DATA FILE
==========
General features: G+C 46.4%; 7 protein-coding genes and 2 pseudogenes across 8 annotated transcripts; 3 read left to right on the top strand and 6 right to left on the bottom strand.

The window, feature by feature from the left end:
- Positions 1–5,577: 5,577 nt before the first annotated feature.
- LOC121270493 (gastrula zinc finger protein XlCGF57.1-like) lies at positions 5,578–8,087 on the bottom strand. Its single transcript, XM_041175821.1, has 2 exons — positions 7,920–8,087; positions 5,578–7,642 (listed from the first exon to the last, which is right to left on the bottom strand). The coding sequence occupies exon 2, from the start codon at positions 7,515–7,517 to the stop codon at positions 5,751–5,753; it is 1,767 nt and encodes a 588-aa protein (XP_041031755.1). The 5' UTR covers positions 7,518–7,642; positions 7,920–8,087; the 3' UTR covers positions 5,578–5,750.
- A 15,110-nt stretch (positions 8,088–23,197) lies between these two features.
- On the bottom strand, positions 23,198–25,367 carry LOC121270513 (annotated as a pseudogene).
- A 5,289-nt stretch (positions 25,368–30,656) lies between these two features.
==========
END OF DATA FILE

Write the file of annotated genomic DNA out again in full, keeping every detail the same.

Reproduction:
General features: G+C 46.4%; 7 protein-coding genes and 2 pseudogenes across 8 annotated transcripts; 3 read left to right on the top strand and 6 right to left on the bottom strand.

The window, feature by feature from the left end:
- Positions 1–5,577: 5,577 nt before the first annotated feature.
- LOC121270493 (gastrula zinc finger protein XlCGF57.1-like) lies at positions 5,578–8,087 on the bottom strand. Its single transcript, XM_041175821.1, has 2 exons — positions 7,920–8,087; positions 5,578–7,642 (listed from the first exon to the last, which is right to left on the bottom strand). The coding sequence occupies exon 2, from the start codon at positions 7,515–7,517 to the stop codon at positions 5,751–5,753; it is 1,767 nt and encodes a 588-aa protein (XP_041031755.1). The 5' UTR covers positions 7,518–7,642; positions 7,920–8,087; the 3' UTR covers positions 5,578–5,750.
- A 15,110-nt stretch (positions 8,088–23,197) lies between these two features.
- On the bottom strand, positions 23,198–25,367 carry LOC121270513 (annotated as a pseudogene).
- A 5,289-nt stretch (positions 25,368–30,656) lies between these two features.